I have a theory on why Mortarian fell, if indeed he was ever elevated. It comes in two parts:
1) Similar reason to Angron, his entire existence was focused on toppling the tyrants of Barbarus. He had destroyed, over-thrown and freed the humans from all other warlord. He believed he was invincible, able to breath what no human should be able to, achieving feats no human could, the pinnacle of a kind. The only remaining enemy was his 'father', the man who raised him*. When he reaches the mountain top, he is unable to do the deed he has been building to for years, Imagine being denied his final victory, nothing else is above him, save the one thing he wants, revenge against the oppressive dictator. Then, some stranger snatches his victory from him. There must be huge resentment from Mortarion at this figure for talking the thing he has wanted from the day he has escaped? Would he not feel resentment at not even being allowed to die and avenged, but knowing he is dying and having to watch a stranger take his goal from him.
2) Also, as a side note, consider what kind of a mental complex that must build, his surrogate father was an 'evil' overload, who was not a true human, who oppressed fellow humans whom Mortation felt sympathy for, and the Emperor is...almost exactly the same! The Emperor could be viewed as a tyrant, who exploits his species for his macro goals (and as many have pointed out) and not caring for the individual. Could Mortarion, having seen another person who claims his father and acts exactly as his previous 'father', sought another way to over-throw this new tyrant, and therefore attempted to kill this 'warlord' where he had failed last time.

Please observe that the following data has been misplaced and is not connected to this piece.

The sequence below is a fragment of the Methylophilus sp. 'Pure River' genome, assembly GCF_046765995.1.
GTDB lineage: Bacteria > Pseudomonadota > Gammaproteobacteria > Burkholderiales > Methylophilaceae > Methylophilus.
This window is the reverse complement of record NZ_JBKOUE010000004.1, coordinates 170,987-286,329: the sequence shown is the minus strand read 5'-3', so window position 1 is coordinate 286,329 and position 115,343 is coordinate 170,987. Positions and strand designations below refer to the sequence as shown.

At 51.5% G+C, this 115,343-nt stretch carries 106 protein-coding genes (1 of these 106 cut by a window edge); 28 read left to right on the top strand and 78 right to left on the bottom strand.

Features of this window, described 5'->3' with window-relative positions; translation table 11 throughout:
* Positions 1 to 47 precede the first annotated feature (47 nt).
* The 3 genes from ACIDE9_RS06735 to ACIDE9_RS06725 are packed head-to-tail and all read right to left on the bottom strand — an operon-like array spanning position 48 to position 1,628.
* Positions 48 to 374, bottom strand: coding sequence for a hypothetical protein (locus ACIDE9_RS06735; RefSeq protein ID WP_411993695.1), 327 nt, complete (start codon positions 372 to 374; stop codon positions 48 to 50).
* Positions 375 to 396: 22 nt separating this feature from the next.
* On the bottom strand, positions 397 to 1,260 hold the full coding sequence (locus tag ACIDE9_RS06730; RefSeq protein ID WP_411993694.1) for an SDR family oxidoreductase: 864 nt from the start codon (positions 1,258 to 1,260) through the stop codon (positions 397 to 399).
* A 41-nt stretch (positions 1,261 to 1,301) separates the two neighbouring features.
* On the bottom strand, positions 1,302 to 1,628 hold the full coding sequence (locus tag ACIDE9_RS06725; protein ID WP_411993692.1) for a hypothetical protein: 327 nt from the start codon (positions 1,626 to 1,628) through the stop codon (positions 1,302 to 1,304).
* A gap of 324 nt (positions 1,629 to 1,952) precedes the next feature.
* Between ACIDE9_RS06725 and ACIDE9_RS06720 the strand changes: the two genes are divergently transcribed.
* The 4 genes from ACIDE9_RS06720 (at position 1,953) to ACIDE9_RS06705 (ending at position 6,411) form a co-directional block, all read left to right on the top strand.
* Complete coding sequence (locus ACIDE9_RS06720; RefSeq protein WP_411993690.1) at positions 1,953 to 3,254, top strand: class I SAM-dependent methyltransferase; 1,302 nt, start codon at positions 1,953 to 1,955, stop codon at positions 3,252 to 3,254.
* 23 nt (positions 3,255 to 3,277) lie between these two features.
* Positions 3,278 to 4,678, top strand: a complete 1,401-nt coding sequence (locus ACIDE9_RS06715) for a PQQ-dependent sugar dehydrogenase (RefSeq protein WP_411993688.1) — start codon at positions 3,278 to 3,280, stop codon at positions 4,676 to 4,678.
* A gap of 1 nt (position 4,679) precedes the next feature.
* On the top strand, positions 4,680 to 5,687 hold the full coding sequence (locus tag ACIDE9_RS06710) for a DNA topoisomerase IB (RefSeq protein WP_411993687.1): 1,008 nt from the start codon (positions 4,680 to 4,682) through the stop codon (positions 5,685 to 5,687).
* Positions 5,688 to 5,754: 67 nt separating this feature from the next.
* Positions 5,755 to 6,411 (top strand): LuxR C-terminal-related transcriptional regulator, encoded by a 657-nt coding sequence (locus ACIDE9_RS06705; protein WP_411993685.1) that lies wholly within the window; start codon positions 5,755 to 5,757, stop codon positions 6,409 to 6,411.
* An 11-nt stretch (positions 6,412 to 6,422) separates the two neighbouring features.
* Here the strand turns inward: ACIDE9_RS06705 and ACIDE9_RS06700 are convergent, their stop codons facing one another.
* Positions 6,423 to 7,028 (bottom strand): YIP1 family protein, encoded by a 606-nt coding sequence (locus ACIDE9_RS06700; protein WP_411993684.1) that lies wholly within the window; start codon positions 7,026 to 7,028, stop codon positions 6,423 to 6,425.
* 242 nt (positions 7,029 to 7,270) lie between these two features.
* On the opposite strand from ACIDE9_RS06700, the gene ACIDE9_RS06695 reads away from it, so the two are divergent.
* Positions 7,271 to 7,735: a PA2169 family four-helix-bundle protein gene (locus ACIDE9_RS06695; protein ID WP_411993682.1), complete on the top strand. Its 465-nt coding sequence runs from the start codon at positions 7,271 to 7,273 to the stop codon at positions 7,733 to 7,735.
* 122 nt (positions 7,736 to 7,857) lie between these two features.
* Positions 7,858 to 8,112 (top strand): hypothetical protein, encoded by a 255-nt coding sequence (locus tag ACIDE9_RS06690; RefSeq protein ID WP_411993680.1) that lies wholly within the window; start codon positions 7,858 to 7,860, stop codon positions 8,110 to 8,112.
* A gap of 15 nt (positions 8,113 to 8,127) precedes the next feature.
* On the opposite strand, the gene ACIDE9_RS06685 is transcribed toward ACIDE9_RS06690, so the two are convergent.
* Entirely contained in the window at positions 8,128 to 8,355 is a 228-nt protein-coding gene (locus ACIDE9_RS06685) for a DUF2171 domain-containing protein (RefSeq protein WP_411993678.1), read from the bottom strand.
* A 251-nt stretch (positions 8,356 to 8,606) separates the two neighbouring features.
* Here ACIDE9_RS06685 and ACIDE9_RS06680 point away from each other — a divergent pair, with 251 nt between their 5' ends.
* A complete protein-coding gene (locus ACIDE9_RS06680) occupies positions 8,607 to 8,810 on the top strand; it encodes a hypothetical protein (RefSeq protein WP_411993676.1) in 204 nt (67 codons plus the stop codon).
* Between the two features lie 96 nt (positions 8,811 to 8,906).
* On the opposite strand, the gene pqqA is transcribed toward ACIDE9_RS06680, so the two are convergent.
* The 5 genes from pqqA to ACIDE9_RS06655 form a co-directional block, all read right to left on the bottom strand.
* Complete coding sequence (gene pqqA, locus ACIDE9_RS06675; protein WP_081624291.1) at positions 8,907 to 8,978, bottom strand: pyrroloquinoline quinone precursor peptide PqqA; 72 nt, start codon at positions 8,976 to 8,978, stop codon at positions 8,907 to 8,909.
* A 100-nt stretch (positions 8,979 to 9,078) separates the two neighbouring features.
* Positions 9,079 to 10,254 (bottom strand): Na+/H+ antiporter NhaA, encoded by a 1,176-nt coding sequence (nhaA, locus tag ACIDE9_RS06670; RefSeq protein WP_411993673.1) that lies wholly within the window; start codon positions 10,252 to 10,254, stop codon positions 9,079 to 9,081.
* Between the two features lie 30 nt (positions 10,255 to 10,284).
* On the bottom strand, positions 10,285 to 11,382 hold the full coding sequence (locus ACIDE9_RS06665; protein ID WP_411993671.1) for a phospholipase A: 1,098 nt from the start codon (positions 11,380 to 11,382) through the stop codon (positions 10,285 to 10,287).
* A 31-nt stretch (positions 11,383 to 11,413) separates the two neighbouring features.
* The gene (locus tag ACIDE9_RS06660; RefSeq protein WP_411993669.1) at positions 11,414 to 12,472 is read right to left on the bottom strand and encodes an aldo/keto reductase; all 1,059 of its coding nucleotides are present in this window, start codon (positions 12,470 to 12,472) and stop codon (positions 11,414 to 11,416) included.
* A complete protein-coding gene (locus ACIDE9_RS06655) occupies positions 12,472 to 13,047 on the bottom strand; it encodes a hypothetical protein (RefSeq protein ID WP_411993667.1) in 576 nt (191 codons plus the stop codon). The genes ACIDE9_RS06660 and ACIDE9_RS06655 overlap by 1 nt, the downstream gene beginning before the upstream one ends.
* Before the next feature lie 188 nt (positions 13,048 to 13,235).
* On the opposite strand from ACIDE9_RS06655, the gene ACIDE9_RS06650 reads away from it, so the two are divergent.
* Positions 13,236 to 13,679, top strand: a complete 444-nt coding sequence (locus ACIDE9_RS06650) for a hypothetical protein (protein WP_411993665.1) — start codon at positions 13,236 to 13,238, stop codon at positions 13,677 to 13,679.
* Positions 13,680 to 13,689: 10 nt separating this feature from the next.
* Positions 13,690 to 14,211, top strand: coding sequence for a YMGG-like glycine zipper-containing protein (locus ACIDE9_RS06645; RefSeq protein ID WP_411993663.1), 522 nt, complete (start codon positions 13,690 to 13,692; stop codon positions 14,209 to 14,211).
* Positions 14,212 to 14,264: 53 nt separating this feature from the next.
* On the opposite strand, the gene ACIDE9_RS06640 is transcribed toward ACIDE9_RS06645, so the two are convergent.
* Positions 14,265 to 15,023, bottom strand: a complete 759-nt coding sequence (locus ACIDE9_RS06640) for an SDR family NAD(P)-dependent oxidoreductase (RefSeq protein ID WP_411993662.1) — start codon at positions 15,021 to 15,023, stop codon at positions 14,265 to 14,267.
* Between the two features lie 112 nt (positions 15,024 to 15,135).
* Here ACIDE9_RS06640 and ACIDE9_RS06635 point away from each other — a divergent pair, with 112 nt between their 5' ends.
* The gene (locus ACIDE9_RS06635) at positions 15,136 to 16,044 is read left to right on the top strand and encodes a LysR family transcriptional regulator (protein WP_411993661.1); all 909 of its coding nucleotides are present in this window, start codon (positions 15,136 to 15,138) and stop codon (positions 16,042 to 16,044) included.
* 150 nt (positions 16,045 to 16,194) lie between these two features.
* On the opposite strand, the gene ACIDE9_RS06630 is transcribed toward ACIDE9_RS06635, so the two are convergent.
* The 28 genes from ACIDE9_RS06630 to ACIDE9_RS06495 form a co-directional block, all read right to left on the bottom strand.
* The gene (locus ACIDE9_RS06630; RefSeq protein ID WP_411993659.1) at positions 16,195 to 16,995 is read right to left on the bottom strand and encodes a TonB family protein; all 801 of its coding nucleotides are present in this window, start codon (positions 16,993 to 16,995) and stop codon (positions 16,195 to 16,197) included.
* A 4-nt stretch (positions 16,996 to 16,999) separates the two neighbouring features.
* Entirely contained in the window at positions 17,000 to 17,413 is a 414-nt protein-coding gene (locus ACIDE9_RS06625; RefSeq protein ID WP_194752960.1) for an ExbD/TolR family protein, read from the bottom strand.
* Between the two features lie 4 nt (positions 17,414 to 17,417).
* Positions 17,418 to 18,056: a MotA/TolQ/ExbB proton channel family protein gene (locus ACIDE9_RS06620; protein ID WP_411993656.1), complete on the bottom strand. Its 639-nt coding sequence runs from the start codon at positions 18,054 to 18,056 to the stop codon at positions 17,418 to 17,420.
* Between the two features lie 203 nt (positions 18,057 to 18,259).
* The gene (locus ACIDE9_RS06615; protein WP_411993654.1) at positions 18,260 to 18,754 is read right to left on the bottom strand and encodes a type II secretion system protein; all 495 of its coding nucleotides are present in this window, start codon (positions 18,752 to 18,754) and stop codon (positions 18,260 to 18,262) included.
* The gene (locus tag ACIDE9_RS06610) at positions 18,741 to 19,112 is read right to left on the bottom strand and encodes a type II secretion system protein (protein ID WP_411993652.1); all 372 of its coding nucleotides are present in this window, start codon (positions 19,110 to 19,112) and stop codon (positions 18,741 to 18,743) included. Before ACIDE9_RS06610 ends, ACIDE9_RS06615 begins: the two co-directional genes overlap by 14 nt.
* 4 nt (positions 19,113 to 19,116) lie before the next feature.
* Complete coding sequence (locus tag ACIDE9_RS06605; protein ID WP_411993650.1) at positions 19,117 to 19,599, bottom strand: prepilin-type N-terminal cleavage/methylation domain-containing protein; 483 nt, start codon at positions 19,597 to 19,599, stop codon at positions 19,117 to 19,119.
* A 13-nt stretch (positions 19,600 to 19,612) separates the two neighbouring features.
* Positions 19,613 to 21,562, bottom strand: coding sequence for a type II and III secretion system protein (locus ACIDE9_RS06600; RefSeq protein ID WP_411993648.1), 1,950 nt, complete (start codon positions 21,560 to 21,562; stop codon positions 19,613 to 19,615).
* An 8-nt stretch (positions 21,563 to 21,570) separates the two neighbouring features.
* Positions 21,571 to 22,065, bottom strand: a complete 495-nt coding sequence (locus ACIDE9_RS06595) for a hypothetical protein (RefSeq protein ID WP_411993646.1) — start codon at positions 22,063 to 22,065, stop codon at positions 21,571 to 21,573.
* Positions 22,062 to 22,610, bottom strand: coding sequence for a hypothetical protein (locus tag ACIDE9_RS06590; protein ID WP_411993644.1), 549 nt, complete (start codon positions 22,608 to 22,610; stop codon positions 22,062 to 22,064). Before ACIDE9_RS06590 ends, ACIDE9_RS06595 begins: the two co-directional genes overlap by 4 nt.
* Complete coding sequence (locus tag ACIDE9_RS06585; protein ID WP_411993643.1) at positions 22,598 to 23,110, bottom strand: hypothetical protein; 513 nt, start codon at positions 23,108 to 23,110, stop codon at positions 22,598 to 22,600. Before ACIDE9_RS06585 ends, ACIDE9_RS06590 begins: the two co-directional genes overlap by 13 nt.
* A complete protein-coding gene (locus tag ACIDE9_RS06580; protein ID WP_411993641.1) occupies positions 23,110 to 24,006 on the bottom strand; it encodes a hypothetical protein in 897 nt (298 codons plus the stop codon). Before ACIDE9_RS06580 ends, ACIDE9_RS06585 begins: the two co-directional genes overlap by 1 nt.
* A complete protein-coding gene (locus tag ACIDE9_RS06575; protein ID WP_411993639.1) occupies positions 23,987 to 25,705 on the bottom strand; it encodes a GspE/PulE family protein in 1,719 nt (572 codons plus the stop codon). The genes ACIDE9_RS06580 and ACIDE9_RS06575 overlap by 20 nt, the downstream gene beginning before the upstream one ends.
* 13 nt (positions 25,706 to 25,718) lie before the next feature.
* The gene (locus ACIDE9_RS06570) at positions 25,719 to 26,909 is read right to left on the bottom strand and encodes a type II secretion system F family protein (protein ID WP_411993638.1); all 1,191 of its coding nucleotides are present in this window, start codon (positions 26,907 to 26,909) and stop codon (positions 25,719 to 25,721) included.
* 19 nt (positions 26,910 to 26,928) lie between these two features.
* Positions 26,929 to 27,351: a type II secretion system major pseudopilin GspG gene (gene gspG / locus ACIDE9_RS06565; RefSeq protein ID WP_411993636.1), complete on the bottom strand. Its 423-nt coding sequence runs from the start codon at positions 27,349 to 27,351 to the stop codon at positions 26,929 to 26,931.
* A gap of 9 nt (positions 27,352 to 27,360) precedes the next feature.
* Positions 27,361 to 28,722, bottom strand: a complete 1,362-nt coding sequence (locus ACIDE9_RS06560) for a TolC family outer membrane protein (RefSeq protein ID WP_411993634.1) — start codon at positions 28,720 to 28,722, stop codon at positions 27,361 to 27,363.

Given that, even when the Heresy was about to start and was instigated by his closest brother Horus, and Typhus and Grulgor could see that Nathaniel Garro would never side with this rebellion, Mortarion gives Garro the benefit of the doubt, and gives him the chance to turn with his legion, showing once again that he is one of the most empathetic primarchs.
Also, shortly at the end, the only reason he turned to Nurgle was that his legion was afflicted but couldn't die, and he felt like once again he was on the hill-top of Barbarus, unable to fell his greatest adversary once again. The suffering of his legion, combined with his inability to defeat his most challenging opponents lead him to desperation for a solution, a solution which Nurgle had in his open hand (Similar to Magnus wishing to save his legion from the Flesh Change).
Just my thoughts anyway!